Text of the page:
I can now saddle a horse on my own and do such wonderfully exciting things as trot in a circle while standing up in the stirups and holding the reins with one hand. Yeehah cowgirl!

Tuesday, August 19, 2008

Electrical Upgrades and Sundries

I brought Miranda tonight to the house of the wonderful gentleman who, with his wonderful son, will install my backup camera and do what needs to be done to make my solar panel and inverter usable. The solar panel is able to charge two house batteries, so Mr. Wonderful (or Mr. Wonderful Jr.) is going to go pick up a second battery for me! I'm therefore covered for 12 volt power, as long as the sun is shining. I'll still need to run the generator for the 120V power I need to run the microwave, coffeemaker (yes, I need to get a French press), printer, and AC. The way I look at it, a generator needs to be exercised anyway, so I shouldn't fret about using it for these items (except for the coffeemaker, I know, I know!).

I am so STOKED about all this!!!!!!!! Overwhelmed as I've been feeling, I was going to put off having anyone look at the solar panel and inverter until I got to British Columbia. Now, I can boondock my way across the country without worrying about my 12V power. Thinking about it, yes, but worrying no.

Except for my excessive hot water use in the shower (which I won't be able to do in an RV anyway), I'm very good about reducing my power consumption. I mean, I'm currently sitting in a dark house; nothing's on except my computer. So, perhaps the adjustment to RV life won't be that tough, reduction of power consumption-wise.

Finally, I learned that my fridge is not only insanely huge, it's a three-way model. That is, it can run on 120V shore power, 12V, or propane. In plain English, that means it can run on power provided by a campground, the coach batteries, or... propane. I've been advised to pick the 'auto' option and the fridge will figure out on its own the best method to run itself.

One thing remains a mystery, however: we can't find the electrical panel. *cue in twilight zone music*

While we were going over the coach, Mr. Wonderful Jr. made me climb up onto the roof. Eeep. But now that I've been up there, I'm fine. I just didn't know what the ladder was like at the top and now I do. I didn't even dirty my cream pants clambering up and down. :-)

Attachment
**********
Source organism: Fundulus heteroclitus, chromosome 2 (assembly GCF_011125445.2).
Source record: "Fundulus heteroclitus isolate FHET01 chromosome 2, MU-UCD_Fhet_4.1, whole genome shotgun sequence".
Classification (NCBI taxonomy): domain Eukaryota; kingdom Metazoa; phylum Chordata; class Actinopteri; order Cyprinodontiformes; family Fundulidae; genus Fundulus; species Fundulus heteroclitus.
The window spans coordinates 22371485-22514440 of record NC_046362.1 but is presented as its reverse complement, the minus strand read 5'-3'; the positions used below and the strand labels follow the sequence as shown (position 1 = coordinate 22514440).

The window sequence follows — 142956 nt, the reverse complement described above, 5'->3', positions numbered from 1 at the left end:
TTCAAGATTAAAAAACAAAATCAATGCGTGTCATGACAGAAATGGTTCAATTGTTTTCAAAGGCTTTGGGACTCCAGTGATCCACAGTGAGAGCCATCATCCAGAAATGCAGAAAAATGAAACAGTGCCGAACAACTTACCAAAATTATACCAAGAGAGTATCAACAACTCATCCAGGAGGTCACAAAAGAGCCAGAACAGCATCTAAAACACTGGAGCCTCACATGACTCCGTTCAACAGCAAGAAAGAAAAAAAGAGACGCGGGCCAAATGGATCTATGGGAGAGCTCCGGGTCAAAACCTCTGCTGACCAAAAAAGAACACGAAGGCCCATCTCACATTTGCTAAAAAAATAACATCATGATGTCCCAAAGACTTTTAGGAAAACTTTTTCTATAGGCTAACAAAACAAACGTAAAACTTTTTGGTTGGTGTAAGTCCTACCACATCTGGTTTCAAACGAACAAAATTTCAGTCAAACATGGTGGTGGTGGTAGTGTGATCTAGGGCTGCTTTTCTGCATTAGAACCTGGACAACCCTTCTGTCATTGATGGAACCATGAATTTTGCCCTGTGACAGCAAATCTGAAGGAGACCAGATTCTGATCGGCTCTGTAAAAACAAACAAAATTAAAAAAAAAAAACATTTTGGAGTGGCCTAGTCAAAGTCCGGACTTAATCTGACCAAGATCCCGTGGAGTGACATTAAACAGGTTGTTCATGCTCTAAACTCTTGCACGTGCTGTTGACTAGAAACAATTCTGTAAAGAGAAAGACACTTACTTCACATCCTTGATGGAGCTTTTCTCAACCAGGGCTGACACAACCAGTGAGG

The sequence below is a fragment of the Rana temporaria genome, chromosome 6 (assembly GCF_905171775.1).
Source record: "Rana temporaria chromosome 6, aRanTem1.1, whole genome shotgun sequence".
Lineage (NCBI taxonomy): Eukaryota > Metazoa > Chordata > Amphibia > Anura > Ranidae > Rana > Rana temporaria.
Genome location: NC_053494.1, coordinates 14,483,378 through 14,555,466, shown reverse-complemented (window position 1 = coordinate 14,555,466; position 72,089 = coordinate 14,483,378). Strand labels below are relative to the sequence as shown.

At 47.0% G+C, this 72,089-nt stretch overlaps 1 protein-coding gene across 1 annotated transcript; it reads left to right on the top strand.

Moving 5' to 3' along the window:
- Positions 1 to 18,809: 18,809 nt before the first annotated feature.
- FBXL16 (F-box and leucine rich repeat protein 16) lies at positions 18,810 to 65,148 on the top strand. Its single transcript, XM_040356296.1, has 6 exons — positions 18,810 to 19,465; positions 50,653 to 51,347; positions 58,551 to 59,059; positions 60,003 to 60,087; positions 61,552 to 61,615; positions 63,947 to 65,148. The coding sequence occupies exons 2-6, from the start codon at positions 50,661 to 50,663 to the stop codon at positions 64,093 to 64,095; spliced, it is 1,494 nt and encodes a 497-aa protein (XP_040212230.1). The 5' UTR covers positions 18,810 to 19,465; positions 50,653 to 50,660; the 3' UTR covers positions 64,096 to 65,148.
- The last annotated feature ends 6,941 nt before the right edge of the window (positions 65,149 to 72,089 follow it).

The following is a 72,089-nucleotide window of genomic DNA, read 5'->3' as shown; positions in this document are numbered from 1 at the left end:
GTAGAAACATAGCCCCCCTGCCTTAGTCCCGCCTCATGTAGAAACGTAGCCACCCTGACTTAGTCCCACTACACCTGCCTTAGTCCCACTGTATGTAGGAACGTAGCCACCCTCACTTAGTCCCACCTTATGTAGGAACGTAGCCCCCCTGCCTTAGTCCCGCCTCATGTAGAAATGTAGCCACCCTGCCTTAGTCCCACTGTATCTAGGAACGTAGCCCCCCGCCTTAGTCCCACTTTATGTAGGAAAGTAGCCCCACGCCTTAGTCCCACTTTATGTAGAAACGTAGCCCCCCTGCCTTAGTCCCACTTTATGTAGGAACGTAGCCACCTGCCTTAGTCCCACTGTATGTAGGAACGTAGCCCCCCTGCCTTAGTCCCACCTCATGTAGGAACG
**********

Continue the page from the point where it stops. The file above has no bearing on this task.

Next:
Mr. Wonderful Jr. also MADE ME BACK UP INTO MR. WONDERFUL'S DRIVEWAY. I repeat. HE MADE ME BACK UP INTO THE DRIVEWAY. With his patient guidance, I got Miranda in smoothly! He also informed me that he'd kept an eye on me as he led me back to his father's house and that I was very good at keeping my coach centred in her lane. I definitely need to do some parking lot practising, but my confidence level rose quite a bit tonight.

Sometimes It Pays to Dine Out

In these parts, a good-sized portion of salmon costs about 7$ at the supermarket.

For 6.90$ today, I picked up at the buffet in our food court a good-sized portion of salmon, several side dishes (rissotto, gnocchi, veggies au gratin, steamed veggies), and fresh fruit.

I most definitely could not have made such a delicious, and healthy, lunch at home for that price!

Monday, August 18, 2008

Eating the Elephant

As the days creep closer to September 4th, I'm a bit panicked about how much junk, erm, personal possessions, I still need to get rid of. I can't believe how huge this house is, nor how naïve I was about how much I'd already downsized! After the horde left on Saturday, I was left feeling pretty depressed and overwhelmed. I spent Sunday in a bit of a funk as my overworked brain tried to figure out how to deal with what's left.

My original thought had, of course, been a garage sale, but I've been convinced that this won't be worth my while (mainly because of the neighbourhood I live in). So, I've mulled things over and realised that getting money isn't as important as feeling as if my things are going to people who need and want them, rather than just ending up in the trash heap.

I started by contacting someone who had picked up a ton of books from me in the spring. She's working on a database project involving books and knows a lot of readers. She had been thrilled to receive the mountain I gave her then and enthusiastically accepted to pick up this week what I have left. That helped me find the second wind I needed to tear through the house and box up the books I have left. I was surprised to discover that I still had a visceral attachment to a lot of them, then chided myself. Those books are ones I've read a million times over twenty years or so. It's time for me to read new things!

I've advertised the last bit of furniture on Craigslist and am hoping to get money for my computer armoire and craft hutch. I put two bedside lamps on there and was shocked when someone snapped them up almost immediately. Same thing for a filing cabinet, which I gave to a grateful student.

Extra linens that are still in good condition will go to a Saint-Vincent-de-Paul drop off box. Like batches of things, like empty DVD cases and kitchen supplies, are offered on the local Freecycle-type group.

As for the things that are coming with me, I found a new use for my Ikea Kasset boxes as they will be the perfect fit for the overhead cabinets in Miranda. So, I've got a row of them spread out in the living room and they're all divided into categories--hardware, electronics, bathroom, office supplies, etc.. As I move through the house and gather up odds and ends, I deposit them in the appropriate box. Once that box is full, I start another. Since I can't just dump things pêle-mêle into a box now to dump back into a drawer at the other end, because I won't have much furniture, this method is working out brilliantly.

In just two hours this evening I could see definite progress, so I'm actually starting to feel that I might have this buttoned up on time.

12 sleeps left till I move in and 17 sleeps left till I leave!

Slowing Down

One of the things on my 'to do' list is to make a reservation for a guided tour of the Cité de l'or in Val D'or.